Gold dips but holds above $1,200/oz on softer dollar

By Marcy Nicholson and Clara Denina

NEW YORK/LONDON (Reuters) – Gold was down a shade on Tuesday, weighed by a brief bout of selling in choppy dealings after the metal had recovered from early losses that pulled it below $1,200 an ounce.

Spot gold (XAU=) was down 0.3 percent at $1,202.95 an ounce at 3:09 p.m. EST (2009 GMT), having dropped by nearly 1 percent to a session low of $1,194.90. The market again turned lower when it dropped nearly $7 within four minutes just before 11 a.m. EST for no apparent fundamental reason, traders said.

“Prices … seem to be forming a nice technical base in the low $1,190s,” Deutsche Boerse’s MNI senior analyst Tony Walters said.

U.S. gold for April delivery (GCcv1) lost $3.80 to settle at $1,204.40 an ounce, still a 1 percent rebound from an earlier low of $1,194.60.

“Gold … clearly found some support around $1,200 at the start of this month and people are still looking at U.S. data,” NRC Commodities analyst Andrey Kryuchenkov said.

Markets will be watching Friday’s U.S. non-farm payrolls numbers and next week’s launch of outright money-printing by the European Central Bank, he added.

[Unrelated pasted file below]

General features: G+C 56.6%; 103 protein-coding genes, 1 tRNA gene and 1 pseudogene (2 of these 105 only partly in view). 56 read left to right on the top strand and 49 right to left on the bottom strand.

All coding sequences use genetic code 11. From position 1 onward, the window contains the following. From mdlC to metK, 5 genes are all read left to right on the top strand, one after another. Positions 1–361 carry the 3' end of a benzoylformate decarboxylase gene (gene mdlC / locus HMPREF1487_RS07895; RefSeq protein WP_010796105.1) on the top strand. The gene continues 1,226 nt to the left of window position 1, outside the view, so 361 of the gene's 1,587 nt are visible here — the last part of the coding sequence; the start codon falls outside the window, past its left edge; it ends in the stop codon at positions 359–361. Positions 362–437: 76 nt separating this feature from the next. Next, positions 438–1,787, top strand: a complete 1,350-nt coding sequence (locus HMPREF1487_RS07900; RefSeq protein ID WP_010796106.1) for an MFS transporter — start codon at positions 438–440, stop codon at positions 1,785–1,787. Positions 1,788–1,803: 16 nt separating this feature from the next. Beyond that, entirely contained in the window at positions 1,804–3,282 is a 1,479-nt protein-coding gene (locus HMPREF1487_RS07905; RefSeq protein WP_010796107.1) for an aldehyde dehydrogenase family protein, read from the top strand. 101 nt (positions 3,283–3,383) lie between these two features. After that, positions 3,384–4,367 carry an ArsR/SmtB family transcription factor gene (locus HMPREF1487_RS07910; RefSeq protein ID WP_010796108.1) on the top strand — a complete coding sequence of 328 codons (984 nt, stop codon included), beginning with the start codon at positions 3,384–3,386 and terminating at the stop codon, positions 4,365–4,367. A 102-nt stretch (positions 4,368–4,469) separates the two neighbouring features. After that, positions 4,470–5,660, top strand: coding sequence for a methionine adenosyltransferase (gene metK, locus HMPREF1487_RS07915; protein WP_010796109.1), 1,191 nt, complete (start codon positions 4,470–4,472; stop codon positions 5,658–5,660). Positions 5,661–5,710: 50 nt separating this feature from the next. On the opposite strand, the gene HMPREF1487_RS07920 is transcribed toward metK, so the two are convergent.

Technically, the market appeared weak with the 100-day moving average maintaining resistance around $1,215.

“I think we can retest our recent low,” said Edward Meir, analyst for brokerage INTL FCStone in Connecticut.

The dollar fell from an 11-year peak hit versus a basket of currencies, helping demand for the metal.[FRX/]

Expectations for an increase in U.S. interest rates were likely to limit bullion’s gains in the short term, keeping it below Monday’s two-week high of $1,223.20.

“Despite most people swaying back and forth on the timing of the U.S. rate hike, there is still consensus that it will happen this year,” said Mark To, head of research at Hong Kong’s Wing Fung Financial Group.

Seven of the Fed’s 17 members have said they at least want the option of a rate rise in June on the table, or have pushed in general for an earlier increase in the expectation that wages and inflation will turn higher. [ID:nL1N0W01X8]

Most analysts expect China’s gold imports via main conduit Hong Kong to recover this year but to stay below the record 1,158.16 tonnes imported in 2013.

Spot silver (XAG=) fell 0.9 percent at $16.22 an ounce, while palladium (XPD=) rose 0.1 percent to $827.50 an ounce and platinum (XPT=) edged 0.5 percent higher to $1,190 an ounce.

(Additional reporting by Manolo Serapio Jr in Singapore; Editing by Louise Heavens, David Evans and Meredith Mazzilli)

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